Translating AbiWord

Getting started

  1.   If you want to work on a particular language, say Pelonian (language zz-ZZ), you may start this way:
 / --pot
	mv abiword.pot zz-ZZ.po

(The .po suffix doesn't mean Pelonian; it applies to any language.) Now edit zz-ZZ.po.  Fix the comment at the start to indicate who you are, what the language is, and when you are doing this work.

  1.  I strongly recommend you use Unicode UTF-8 to encode all your Pelonian strings.  In the comment at the top of zz-ZZ.po, make sure the following two lines appear:
 "Content-Type: text/plain; charset=UTF-8\n"
	"Content-Transfer-Encoding: 8-bit\n"
  1.  Now you want to translate all lines that start with msgid and place the translation in place of the empty string in the following msgstr line.  For instance, you might translate
 msgid "the dictionary"
	msgstr "grompabikku-la"

(Sorry, my knowledge of the Pelonian language is limited.) Translate as many entries as you like.  Entries that have %d or %s should most likely be translated with %d and %s in place, referring to numeric or string data to be filled in later.  Don't worry that lines get very long.  If you like, you may divide long lines:

 msgstr ""
	"implog revulam"
	"groppsigu moturo nula"

Later processing steps will automatically divide long lines for you in any case.

  1.  Once you have translated as much as you want, check your translation for sanity:
	msgfmt -cv zz-ZZ.po 

Fix any errors that msgfmt finds.  Then run this script:

	./ zz-ZZ

This program places strings in ../user/wp/strings/zz-ZZ.strings.  The next time you build AbiWord, the Pelonian strings will be available, or you can manually copy the strings file to $prefix/AbiSuite-2.0/AbiWord/strings/zz-ZZ.strings and see them immediately when you next run AbiWord.

  1.  Later, you will want to fix your translations, finish strings you didn't translate earlier, and see if new strings have been introduced into AbiWord that you need to translate.  Run this script:
	./ zz-ZZ

You will be see a summary that tells you how many messages have been translated and how many are still untranslated.  It will also indicate how many "fuzzy" translations there are.  These are translations that you have made but which may no longer be right, because AbiWord no longer uses quite the same text in the message that it did when you first made the translation.  Search for the word "fuzzy" in zz-ZZ.po, and fix all such translations, if necessary.  Remove the line that says "fuzzy" to indicate that you have fixed them.  Then do whatever other translations you want, and backport as indicated above.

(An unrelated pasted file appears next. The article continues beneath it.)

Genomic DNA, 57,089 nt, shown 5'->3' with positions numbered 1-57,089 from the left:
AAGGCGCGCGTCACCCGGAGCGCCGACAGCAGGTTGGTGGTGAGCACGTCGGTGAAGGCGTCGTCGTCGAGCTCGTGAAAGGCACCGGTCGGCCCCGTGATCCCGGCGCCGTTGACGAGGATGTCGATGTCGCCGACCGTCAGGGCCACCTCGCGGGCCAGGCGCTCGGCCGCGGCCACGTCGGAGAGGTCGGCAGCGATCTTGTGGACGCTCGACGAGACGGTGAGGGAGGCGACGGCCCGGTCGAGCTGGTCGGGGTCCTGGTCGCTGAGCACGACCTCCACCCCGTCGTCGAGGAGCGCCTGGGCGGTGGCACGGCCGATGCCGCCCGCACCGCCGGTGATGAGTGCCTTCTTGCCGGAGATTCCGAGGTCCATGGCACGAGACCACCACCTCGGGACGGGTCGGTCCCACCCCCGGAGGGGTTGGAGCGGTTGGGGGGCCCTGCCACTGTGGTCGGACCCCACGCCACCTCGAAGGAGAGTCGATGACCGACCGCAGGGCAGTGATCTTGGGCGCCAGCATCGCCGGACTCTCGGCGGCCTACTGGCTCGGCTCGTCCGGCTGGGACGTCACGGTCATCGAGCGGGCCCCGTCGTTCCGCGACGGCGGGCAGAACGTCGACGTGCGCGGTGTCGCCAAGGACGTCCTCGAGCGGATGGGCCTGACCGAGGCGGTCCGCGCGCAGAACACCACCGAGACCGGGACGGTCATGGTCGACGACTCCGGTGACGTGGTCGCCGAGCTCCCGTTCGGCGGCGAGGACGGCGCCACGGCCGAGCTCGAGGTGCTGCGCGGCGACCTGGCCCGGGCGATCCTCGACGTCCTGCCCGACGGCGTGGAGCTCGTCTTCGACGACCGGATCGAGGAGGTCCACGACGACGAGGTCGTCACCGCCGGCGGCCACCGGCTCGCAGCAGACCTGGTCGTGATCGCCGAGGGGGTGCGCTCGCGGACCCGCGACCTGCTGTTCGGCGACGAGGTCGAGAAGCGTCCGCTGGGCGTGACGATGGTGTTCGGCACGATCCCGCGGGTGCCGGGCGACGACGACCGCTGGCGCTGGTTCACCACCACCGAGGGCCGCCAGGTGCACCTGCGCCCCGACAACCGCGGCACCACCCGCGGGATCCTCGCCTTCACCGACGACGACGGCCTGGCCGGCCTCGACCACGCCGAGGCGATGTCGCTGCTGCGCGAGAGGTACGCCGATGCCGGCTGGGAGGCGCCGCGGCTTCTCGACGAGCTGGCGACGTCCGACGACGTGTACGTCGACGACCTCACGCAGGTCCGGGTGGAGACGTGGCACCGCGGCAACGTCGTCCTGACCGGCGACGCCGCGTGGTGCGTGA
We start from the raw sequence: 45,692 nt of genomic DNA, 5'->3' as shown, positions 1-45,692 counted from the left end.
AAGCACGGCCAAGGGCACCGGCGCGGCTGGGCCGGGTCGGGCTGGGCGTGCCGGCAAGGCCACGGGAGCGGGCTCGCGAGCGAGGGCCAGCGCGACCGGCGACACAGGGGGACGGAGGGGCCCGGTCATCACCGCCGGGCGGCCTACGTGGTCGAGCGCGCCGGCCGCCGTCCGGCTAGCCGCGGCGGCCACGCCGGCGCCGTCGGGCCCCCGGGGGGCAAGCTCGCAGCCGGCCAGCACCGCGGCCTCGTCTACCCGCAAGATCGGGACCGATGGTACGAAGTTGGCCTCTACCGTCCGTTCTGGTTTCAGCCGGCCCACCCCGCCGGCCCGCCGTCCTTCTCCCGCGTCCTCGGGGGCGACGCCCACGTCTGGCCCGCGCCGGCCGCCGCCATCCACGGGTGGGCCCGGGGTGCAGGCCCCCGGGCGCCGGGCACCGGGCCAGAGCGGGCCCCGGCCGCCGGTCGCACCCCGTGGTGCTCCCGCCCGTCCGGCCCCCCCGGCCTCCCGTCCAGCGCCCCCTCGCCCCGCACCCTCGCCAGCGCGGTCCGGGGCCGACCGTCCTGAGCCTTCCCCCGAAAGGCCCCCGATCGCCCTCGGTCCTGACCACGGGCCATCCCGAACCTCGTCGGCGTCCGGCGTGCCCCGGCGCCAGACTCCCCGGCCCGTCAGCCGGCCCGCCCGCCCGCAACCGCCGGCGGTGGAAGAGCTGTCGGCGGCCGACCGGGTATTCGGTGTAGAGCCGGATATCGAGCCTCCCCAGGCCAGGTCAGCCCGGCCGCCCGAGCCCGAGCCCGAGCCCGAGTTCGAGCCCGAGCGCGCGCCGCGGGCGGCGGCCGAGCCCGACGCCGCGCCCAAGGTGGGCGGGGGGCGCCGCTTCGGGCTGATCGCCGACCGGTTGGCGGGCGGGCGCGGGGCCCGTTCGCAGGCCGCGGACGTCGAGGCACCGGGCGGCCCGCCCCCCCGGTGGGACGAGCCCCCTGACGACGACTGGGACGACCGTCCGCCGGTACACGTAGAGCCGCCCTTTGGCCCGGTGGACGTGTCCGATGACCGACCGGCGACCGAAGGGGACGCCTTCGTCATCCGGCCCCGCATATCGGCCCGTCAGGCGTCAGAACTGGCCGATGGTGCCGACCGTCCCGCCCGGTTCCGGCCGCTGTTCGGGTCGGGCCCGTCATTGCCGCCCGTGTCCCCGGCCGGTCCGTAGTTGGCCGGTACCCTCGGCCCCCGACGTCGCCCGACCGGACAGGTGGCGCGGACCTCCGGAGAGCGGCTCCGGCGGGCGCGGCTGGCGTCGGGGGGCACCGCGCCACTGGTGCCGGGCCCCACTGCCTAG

1.  There are several alternative techniques for building Pelonian string files, although I don't recommend them.
    1.  Look in (quite long; all you need is the beginning) to find a fairly complete translation of some language that you can work from, perhaps because the language is related to Pelonian.  Say you choose no-NO.  Copy user/wp/strings/no-NO.strings to user/wp/strings/zz-ZZ.strings and modify the translations.  Disadvantages: (a) You can't easily keep up with new strings added to AbiWord over time, (b) You can't easily find which Pelonian strings you haven't done yet, (c) In the cases where the same English string occurs in multiple instances, you need to introduce your Pelonian translation for each instance. (d) You have to trust the no-NO translation, which is one step removed from the English source.
    2.  Run AbiWord --dumpstrings; you will find a fresh file in the current directory called en-US.strings.  Copy this file to user/wp/strings/zz-ZZ.strings and edit it.  Disadvantages:  (a-c) above.